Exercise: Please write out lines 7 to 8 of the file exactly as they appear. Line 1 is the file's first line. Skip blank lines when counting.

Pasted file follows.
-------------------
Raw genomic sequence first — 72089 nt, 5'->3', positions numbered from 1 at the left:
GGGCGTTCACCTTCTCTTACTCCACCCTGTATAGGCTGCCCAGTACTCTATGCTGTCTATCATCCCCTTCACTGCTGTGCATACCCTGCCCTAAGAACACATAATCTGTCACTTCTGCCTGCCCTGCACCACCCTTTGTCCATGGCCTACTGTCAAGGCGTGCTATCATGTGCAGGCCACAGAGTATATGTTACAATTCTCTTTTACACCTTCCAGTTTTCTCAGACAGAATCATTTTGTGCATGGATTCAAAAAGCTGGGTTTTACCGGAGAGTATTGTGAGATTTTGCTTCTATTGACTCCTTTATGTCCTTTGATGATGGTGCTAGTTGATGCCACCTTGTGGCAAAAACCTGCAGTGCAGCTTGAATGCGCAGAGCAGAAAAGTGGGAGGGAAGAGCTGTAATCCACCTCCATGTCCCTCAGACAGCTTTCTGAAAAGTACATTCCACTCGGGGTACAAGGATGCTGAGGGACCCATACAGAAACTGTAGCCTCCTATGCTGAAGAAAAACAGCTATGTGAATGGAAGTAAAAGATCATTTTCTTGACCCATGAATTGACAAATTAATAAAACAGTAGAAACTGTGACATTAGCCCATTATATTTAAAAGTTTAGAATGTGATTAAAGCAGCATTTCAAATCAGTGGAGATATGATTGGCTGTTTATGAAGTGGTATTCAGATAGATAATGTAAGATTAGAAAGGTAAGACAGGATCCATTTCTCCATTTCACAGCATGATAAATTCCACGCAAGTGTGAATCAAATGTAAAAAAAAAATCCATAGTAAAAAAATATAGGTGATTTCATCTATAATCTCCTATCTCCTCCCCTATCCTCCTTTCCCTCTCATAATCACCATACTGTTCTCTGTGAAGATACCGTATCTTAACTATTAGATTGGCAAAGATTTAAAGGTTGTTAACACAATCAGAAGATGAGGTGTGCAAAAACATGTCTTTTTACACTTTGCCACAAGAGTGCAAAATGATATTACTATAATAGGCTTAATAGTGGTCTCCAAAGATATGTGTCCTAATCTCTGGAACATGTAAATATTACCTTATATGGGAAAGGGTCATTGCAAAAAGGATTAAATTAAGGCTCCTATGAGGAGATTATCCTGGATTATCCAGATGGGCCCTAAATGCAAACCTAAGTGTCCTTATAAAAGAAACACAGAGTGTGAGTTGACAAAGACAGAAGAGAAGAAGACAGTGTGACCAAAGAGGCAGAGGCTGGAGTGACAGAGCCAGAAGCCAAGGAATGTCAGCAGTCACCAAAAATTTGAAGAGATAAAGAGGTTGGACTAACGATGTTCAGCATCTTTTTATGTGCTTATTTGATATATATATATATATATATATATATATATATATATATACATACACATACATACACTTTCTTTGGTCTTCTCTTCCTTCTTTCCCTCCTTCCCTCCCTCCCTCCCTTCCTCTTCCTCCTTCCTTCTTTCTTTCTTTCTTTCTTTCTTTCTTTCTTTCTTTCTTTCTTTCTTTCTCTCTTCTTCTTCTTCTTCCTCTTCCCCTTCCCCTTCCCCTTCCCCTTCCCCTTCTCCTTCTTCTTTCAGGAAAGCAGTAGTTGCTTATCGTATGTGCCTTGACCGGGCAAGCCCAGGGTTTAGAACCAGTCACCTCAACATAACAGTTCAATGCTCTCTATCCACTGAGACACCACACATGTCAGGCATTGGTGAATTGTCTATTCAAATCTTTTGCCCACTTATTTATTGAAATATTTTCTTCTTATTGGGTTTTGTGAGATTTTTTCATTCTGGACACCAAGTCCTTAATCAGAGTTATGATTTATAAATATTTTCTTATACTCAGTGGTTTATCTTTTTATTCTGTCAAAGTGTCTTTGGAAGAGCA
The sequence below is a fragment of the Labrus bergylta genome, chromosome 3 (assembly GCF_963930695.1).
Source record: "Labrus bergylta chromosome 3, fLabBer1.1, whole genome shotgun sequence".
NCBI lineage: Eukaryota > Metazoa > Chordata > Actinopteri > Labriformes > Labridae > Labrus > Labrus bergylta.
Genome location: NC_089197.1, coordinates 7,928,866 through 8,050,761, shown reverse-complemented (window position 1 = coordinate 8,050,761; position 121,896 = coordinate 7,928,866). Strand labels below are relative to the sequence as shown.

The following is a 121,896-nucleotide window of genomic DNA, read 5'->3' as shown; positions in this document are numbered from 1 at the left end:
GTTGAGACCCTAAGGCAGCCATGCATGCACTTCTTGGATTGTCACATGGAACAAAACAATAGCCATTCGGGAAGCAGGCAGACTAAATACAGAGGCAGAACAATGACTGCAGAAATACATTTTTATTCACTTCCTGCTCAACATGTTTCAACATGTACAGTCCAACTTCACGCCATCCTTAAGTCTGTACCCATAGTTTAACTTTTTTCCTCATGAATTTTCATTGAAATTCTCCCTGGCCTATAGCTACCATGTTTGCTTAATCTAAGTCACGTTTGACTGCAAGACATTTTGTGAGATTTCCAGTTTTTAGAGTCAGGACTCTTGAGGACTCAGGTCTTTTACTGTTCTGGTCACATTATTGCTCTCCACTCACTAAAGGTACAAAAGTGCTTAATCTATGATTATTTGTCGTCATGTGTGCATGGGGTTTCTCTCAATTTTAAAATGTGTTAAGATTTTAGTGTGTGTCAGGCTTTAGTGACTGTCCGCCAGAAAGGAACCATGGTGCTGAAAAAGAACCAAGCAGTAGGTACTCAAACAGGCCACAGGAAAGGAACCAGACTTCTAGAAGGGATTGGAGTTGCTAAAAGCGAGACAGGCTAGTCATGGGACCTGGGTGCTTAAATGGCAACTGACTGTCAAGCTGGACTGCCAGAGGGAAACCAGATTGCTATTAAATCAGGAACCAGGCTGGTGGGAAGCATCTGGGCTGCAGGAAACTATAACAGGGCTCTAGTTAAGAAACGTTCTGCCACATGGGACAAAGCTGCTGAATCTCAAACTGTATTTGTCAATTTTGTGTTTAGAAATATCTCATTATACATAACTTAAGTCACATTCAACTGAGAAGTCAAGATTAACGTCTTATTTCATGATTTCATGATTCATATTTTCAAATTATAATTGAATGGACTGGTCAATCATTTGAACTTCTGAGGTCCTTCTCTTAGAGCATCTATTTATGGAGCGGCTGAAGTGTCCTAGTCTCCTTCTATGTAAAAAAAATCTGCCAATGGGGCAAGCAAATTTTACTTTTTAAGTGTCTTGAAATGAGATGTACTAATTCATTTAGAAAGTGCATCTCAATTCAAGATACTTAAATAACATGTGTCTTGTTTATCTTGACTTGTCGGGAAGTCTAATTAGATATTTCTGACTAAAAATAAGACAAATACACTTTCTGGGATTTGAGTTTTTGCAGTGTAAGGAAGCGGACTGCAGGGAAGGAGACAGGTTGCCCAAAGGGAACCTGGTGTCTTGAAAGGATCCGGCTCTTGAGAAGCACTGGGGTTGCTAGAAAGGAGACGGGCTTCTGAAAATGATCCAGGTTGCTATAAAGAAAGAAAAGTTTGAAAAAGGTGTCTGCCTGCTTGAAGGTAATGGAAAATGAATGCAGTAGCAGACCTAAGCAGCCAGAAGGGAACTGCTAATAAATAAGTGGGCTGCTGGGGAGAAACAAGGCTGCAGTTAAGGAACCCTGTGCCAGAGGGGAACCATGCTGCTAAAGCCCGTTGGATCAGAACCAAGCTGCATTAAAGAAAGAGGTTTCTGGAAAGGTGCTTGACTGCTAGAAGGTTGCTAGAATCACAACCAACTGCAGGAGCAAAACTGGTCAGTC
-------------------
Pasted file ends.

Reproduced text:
The following is a 121,896-nucleotide window of genomic DNA, read 5'->3' as shown; positions in this document are numbered from 1 at the left end:
GTTGAGACCCTAAGGCAGCCATGCATGCACTTCTTGGATTGTCACATGGAACAAAACAATAGCCATTCGGGAAGCAGGCAGACTAAATACAGAGGCAGAACAATGACTGCAGAAATACATTTTTATTCACTTCCTGCTCAACATGTTTCAACATGTACAGTCCAACTTCACGCCATCCTTAAGTCTGTACCCATAGTTTAACTTTTTTCCTCATGAATTTTCATTGAAATTCTCCCTGGCCTATAGCTACCATGTTTGCTTAATCTAAGTCACGTTTGACTGCAAGACATTTTGTGAGATTTCCAGTTTTTAGAGTCAGGACTCTTGAGGACTCAGGTCTTTTACTGTTCTGGTCACATTATTGCTCTCCACTCACTAAAGGTACAAAAGTGCTTAATCTATGATTATTTGTCGTCATGTGTGCATGGGGTTTCTCTCAATTTTAAAATGTGTTAAGATTTTAGTGTGTGTCAGGCTTTAGTGACTGTCCGCCAGAAAGGAACCATGGTGCTGAAAAAGAACCAAGCAGTAGGTACTCAAACAGGCCACAGGAAAGGAACCAGACTTCTAGAAGGGATTGGAGTTGCTAAAAGCGAGACAGGCTAGTCATGGGACCTGGGTGCTTAAATGGCAACTGACTGTCAAGCTGGACTGCCAGAGGGAAACCAGATTGCTATTAAATCAGGAACCAGGCTGGTGGGAAGCATCTGGGCTGCAGGAAACTATAACAGGGCTCTAGTTAAGAAACGTTCTGCCACATGGGACAAAGCTGCTGAATCTCAAACTGTATTTGTCAATTTTGTGTTTAGAAATATCTCATTATACATAACTTAAGTCACATTCAACTGAGAAGTCAAGATTAACGTCTTATTTCATGATTTCATGATTCATATTTTCAAATTATAATTGAATGGACTGGTCAATCATTTGAACTTCTGAGGTCCTTCTCTTAGAGCATCTATTTATGGAGCGGCTGAAGTGTCCTAGTCTCCTTCTATGTAAAAAAAATCTGCCAATGGGGCAAGCAAATTTTACTTTTTAAGTGTCTTGAAATGAGATGTACTAATTCATTTAGAAAGTGCATCTCAATTCAAGATACTTAAATAACATGTGTCTTGTTTATCTTGACTTGTCGGGAAGTCTAATTAGATATTTCTGACTAAAAATAAGACAAATACACTTTCTGGGATTTGAGTTTTTGCAGTGTAAGGAAGCGGACTGCAGGGAAGGAGACAGGTTGCCCAAAGGGAACCTGGTGTCTTGAAAGGATCCGGCTCTTGAGAAGCACTGGGGTTGCTAGAAAGGAGACGGGCTTCTGAAAATGATCCAGGTTGCTATAAAGAAAGAAAAGTTTGAAAAAGGTGTCTGCCTGCTTGAAGGTAATGGAAAATGAATGCAGTAGCAGACCTAAGCAGCCAGAAGGGAACTGCTAATAAATAAGTGGGCTGCTGGGGAGAAACAAGGCTGCAGTTAAGGAACCCTGTGCCAGAGGGGAACCATGCTGCTAAAGCCCGTTGGATCAGAACCAAGCTGCATTAAAGAAAGAGGTTTCTGGAAAGGTGCTTGACTGCTAGAAGGTTGCTAGAATCACAACCAACTGCAGGAGCAAAACTGGTCAGTC